Ever since we learned to read and write, the pen proved to be mightier than the sword. Writing is the weapon of choice in many social and political movements, and it’s the way to make sure future generations will continue to support your fight.
Since we are about to celebrate the International Women’s Day, we continue our series dedicated to women and feminism with a piece on female authors who inspired and documented one of the longest struggles in the history of the modern world – redefining the women’s role in society.
The First Feminist Writers
One of the first women to use the pen in defence of her gender was Christine de Pizan, in the 15th century. She was a writer at the court of King Charles VI of France and is the author of two remarkable books (among others): The Book of the City of Ladies and The Treasure of the City of Ladies.
She used these two books to defend women in the eyes of a society that liked to look down on them and disregard their role.
Another fighter for the rights and recognition of women is Moderata Fonte (Modesta di Pozzo di Forzi), a Venetian writer and poet in the 16th century. Among others, she wrote The Worth of Women, published in 1600, in which she celebrates women’s virtues and intelligence and criticizes misogyny.
The 17th century gave us yet another remarkable feminist, the Duchess of Newcastle-upon-Tyne, Margaret Cavendish. She was considered an eccentric writer and many loved to bash her aspirations of fame, but her works are perceived differently when applying the lens of modern feminism.
The trend continued throughout The Age of Enlightenment, in the 18th century and grew into a full-fledged movement at the end of the 19th century, also known as The First Wave.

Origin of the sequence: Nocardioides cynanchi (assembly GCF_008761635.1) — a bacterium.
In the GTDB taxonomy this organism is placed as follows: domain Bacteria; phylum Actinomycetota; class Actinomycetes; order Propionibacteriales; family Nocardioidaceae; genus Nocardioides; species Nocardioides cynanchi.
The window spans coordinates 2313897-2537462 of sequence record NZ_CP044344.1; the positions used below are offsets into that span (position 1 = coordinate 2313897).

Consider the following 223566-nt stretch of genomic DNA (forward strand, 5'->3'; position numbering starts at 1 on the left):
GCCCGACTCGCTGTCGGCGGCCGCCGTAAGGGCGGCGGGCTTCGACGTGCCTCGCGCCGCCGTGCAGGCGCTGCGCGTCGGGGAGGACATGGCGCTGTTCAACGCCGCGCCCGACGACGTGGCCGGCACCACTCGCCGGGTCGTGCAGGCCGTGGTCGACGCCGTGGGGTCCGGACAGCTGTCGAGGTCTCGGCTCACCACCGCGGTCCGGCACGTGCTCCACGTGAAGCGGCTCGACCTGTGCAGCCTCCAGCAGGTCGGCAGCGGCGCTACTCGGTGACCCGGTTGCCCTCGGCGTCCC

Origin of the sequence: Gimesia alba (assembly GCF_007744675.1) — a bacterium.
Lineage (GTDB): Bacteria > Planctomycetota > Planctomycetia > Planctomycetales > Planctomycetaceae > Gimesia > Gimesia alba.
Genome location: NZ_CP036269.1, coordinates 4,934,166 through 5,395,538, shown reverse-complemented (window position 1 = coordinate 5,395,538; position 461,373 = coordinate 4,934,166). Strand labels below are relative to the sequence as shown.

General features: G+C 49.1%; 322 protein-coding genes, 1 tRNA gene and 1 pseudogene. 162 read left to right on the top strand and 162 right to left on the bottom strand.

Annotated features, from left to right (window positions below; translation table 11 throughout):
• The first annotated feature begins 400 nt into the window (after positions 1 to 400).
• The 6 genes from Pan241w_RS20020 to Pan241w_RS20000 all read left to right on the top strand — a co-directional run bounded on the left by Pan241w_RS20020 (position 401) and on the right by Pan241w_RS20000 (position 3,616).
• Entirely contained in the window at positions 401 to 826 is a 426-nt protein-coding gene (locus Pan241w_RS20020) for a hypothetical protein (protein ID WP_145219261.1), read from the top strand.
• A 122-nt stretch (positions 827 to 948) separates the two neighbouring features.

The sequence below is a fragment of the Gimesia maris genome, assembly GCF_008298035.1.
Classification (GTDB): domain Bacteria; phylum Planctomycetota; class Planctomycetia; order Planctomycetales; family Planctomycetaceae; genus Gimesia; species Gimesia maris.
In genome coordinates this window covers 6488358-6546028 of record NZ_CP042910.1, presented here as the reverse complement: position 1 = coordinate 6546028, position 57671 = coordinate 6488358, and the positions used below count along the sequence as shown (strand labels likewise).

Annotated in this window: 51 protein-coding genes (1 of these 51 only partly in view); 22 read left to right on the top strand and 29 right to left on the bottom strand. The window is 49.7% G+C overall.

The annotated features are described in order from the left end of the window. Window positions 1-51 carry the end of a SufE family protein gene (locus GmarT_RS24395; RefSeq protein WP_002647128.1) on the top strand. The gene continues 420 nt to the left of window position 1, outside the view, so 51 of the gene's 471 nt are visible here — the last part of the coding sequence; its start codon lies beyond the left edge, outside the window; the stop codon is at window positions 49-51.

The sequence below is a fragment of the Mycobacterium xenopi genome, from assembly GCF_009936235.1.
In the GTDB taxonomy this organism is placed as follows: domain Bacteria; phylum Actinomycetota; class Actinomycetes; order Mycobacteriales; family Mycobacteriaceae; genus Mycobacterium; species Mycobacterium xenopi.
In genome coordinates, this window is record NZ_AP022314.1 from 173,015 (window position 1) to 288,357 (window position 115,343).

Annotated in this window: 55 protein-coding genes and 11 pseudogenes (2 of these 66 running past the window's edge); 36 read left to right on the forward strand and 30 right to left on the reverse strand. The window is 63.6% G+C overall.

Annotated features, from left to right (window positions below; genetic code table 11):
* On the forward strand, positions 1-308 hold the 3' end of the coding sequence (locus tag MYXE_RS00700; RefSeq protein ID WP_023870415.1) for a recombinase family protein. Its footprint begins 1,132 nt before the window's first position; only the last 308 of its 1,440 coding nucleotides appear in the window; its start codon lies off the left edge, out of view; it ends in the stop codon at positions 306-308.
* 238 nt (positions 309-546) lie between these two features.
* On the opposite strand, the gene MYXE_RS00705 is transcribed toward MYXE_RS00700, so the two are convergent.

The First Wave
The modern feminism movement is inspired and kindled by, what Americans call “The First Wave”. This movement occurred between the end of the 19th century and the beginning of the 20th century and focused on giving women more rights, starting with the right to vote.
The movement encouraged women to pursue jobs and independence, even though they weren’t still allowed in decisional forums and positions of importance. It also paved the way of modern feminism through the works of famous writers such as Simone de Beauvoir (the author of The Second Sex), Eleanor Roosevelt (the first First Lady to extend her responsibilities beyond hosting and entertaining), and Betty Friedan (who penned the work that sparked the Second Wave of feminism).
Even though modern society (in most countries) doesn’t see women as second-class citizens, the fight isn’t over. Luckily, we now have a broader platform to express thoughts, ideas, and concerns. We can use social media and the Internet, to create communities, share experiences, and understand that the world will be a better place if all women, regardless of social status and location, receive education and freedom to make their own decisions.
Powerful women like Maya Angelou, Gloria Steinem, or Ruth Bader Ginsburg stand together with young and adult women everywhere and continue to fight for a movement that started in the 15th century through writing.